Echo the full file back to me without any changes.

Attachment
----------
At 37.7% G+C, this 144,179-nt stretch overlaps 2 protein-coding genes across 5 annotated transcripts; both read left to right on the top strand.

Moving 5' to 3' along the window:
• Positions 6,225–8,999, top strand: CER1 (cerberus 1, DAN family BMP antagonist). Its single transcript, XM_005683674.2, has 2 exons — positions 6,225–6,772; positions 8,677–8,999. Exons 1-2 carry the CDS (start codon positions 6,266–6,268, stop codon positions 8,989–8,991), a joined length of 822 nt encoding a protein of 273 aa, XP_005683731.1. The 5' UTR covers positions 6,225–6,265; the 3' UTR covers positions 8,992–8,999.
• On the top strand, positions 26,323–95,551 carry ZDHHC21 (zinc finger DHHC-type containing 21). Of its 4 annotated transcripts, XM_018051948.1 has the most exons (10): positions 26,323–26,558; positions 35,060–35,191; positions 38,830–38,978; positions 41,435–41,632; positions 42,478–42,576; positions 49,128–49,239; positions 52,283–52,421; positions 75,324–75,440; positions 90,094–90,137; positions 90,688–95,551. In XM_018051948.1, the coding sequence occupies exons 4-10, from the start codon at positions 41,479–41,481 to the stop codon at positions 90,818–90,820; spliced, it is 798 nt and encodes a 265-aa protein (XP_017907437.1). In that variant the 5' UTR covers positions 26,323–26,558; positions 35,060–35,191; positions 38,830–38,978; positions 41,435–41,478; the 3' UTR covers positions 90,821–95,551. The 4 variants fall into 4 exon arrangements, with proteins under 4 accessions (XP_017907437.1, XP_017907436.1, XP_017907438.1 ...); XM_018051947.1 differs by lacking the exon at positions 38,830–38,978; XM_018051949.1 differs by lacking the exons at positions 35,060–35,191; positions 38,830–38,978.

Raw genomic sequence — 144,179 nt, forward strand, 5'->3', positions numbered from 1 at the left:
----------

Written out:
At 37.7% G+C, this 144,179-nt stretch overlaps 2 protein-coding genes across 5 annotated transcripts; both read left to right on the top strand.

Moving 5' to 3' along the window:
• Positions 6,225–8,999, top strand: CER1 (cerberus 1, DAN family BMP antagonist). Its single transcript, XM_005683674.2, has 2 exons — positions 6,225–6,772; positions 8,677–8,999. Exons 1-2 carry the CDS (start codon positions 6,266–6,268, stop codon positions 8,989–8,991), a joined length of 822 nt encoding a protein of 273 aa, XP_005683731.1. The 5' UTR covers positions 6,225–6,265; the 3' UTR covers positions 8,992–8,999.
• On the top strand, positions 26,323–95,551 carry ZDHHC21 (zinc finger DHHC-type containing 21). Of its 4 annotated transcripts, XM_018051948.1 has the most exons (10): positions 26,323–26,558; positions 35,060–35,191; positions 38,830–38,978; positions 41,435–41,632; positions 42,478–42,576; positions 49,128–49,239; positions 52,283–52,421; positions 75,324–75,440; positions 90,094–90,137; positions 90,688–95,551. In XM_018051948.1, the coding sequence occupies exons 4-10, from the start codon at positions 41,479–41,481 to the stop codon at positions 90,818–90,820; spliced, it is 798 nt and encodes a 265-aa protein (XP_017907437.1). In that variant the 5' UTR covers positions 26,323–26,558; positions 35,060–35,191; positions 38,830–38,978; positions 41,435–41,478; the 3' UTR covers positions 90,821–95,551. The 4 variants fall into 4 exon arrangements, with proteins under 4 accessions (XP_017907437.1, XP_017907436.1, XP_017907438.1 ...); XM_018051947.1 differs by lacking the exon at positions 38,830–38,978; XM_018051949.1 differs by lacking the exons at positions 35,060–35,191; positions 38,830–38,978.

Raw genomic sequence — 144,179 nt, forward strand, 5'->3', positions numbered from 1 at the left: